Cisco Acquires CloudLock for $293M

Tuesday Jun 28th 2016 by Sean Michael Kerner
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Cisco buys its way into the Cloud Access Security Broker (CASB) market

Cisco today announced its intention to acquire privately-held Cloud Access Security Broker (CASB) vendor CloudLock for $293 million. The deal is expected to close in the first quarter of Cisco's fiscal 2017.

When the deal closes, CloudLock employees will join Cisco's Networking and Security Business under the direction of SVP and GM David Goeckeler and will report directly to VP David Ulevitch. Ulevitch himself joined Cisco by way of Cisco's $635 million acquisition of Ulevitch's own company, OpenDNS, in June 2015.

CASB technology is an increasingly hot sector of technology, providing organizations with visibility and control into cloud application usage across an enterprise. Back in November 2015, Cisco announced its Security Everywhere initiative, which included partnerships with multiple CASB vendors, including Skyhigh Networks and Elastica. Elastica was acquired by Blue Coat less than a week later for $280 million. On June 13, Symantec announced that it is acquiring Blue Coat in a deal valued at $4.65 billion.

"CloudLock’s unique cloud-first platform and API-based approach means that they’re able to deliver an incredibly detailed level of understanding of how users are sharing data, what’s being shared, and potential security risks associated with sensitive information that shouldn’t be distributed," Rob Salvagno, vice president of Cisco Corporate Development, said in a statement. "They do this while remaining invisible to an end user who is accessing the cloud."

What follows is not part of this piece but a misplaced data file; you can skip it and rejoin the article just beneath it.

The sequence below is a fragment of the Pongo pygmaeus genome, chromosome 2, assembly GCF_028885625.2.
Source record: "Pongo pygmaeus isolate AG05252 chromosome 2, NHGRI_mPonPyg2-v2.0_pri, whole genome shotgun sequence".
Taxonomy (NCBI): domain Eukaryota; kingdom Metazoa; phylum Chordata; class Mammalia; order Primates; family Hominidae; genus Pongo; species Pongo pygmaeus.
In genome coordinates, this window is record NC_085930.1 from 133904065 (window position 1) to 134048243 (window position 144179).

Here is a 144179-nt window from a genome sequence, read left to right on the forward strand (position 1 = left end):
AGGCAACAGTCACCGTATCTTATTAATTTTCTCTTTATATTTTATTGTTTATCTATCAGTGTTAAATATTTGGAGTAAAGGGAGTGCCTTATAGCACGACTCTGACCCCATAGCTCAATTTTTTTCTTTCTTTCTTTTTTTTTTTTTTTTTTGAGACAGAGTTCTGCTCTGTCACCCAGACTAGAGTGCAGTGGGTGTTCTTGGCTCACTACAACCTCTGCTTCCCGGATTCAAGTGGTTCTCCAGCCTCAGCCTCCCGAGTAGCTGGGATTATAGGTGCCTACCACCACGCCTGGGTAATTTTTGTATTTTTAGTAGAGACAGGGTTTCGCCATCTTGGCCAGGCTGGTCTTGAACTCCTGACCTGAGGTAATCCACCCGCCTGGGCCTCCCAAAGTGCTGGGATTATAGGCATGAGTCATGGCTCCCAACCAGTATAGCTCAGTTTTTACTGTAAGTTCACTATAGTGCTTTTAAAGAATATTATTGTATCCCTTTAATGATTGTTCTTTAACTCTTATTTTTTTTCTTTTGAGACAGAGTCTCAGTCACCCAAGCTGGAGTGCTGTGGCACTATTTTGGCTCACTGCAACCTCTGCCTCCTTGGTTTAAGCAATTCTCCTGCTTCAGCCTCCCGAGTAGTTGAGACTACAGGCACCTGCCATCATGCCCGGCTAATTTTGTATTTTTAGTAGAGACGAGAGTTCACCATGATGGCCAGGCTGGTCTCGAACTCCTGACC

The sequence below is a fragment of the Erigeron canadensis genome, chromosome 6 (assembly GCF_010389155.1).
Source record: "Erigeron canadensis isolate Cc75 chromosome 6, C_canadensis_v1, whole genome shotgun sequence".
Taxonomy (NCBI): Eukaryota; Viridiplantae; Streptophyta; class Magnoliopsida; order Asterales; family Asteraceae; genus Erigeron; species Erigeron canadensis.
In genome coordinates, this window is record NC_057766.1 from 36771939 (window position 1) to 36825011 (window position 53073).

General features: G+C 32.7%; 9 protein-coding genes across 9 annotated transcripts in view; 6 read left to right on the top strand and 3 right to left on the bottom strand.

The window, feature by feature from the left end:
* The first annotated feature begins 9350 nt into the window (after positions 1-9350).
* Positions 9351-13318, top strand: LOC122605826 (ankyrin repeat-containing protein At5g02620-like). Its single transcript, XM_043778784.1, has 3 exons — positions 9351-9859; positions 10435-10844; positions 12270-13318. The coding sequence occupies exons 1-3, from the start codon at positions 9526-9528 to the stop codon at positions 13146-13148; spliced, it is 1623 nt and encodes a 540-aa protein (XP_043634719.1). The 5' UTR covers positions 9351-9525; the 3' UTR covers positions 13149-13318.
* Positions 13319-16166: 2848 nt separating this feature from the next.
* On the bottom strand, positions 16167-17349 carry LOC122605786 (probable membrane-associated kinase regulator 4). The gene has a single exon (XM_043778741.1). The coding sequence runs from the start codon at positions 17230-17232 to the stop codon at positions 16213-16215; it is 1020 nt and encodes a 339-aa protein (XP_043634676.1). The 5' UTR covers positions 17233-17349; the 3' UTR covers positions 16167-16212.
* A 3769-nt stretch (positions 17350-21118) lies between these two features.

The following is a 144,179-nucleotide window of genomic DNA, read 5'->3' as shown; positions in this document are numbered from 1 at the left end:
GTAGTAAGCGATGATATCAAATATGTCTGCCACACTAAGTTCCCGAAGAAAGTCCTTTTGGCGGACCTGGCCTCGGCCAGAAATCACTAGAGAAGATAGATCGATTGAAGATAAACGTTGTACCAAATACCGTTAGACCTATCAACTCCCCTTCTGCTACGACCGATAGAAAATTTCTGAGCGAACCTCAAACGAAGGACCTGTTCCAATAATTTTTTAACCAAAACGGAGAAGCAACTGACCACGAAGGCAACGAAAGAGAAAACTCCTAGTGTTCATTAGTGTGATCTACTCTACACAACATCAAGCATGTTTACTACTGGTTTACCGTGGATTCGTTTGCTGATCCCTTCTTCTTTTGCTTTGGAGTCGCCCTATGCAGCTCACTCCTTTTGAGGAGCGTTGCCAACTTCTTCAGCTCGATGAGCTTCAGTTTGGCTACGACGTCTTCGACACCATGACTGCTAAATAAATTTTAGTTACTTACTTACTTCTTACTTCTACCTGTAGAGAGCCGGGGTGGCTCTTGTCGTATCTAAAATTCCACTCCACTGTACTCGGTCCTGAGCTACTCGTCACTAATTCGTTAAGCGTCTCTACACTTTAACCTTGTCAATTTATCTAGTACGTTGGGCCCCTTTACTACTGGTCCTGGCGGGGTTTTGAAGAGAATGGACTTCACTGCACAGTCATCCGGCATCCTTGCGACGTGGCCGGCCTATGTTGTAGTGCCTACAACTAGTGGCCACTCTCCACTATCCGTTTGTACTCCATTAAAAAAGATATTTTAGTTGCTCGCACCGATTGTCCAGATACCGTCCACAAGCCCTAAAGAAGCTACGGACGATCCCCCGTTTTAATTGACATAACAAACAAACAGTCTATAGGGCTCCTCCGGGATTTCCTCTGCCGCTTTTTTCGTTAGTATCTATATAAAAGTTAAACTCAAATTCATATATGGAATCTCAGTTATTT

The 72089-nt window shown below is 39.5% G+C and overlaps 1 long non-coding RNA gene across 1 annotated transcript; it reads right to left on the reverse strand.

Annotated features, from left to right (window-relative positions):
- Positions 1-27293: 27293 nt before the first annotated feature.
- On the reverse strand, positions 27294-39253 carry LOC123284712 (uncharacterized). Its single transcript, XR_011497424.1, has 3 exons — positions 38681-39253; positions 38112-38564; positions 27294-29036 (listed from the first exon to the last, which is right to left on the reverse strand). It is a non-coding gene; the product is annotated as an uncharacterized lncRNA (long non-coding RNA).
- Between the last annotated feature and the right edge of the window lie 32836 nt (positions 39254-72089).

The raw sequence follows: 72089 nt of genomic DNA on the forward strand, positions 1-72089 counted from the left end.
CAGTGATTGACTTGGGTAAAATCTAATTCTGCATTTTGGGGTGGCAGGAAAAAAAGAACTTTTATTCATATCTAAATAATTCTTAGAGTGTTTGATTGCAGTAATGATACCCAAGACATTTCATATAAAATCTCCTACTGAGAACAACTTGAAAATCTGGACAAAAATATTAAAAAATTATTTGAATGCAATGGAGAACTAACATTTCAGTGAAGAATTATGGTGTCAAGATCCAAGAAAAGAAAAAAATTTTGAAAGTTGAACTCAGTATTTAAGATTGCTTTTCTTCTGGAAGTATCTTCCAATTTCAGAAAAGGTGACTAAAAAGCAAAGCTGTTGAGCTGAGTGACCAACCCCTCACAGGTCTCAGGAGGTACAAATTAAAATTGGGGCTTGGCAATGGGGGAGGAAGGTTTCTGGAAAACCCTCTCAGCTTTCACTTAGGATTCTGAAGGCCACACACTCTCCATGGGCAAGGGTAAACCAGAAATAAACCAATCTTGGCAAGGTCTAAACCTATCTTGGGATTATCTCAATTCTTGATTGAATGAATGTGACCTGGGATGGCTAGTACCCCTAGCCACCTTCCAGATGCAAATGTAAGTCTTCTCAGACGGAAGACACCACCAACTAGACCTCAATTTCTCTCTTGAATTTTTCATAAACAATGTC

CloudLock's CEO, Gil Zimmermann, commented in a blog post that when his company first started to talk to Cisco about collaboration opportunities, he realized that the two companies had a lot in common.

"We also realized that by joining forces, we could accelerate the execution of our vision with greater investments in research and development, the CloudLock CyberLab, partner enablement, and global reach, which is far greater than we could have ever achieved on our own," Zimmerman said.

Sean Michael Kerner is a senior editor at Enterprise Networking Planet and InternetNews.com. Follow him on Twitter @TechJournalist.

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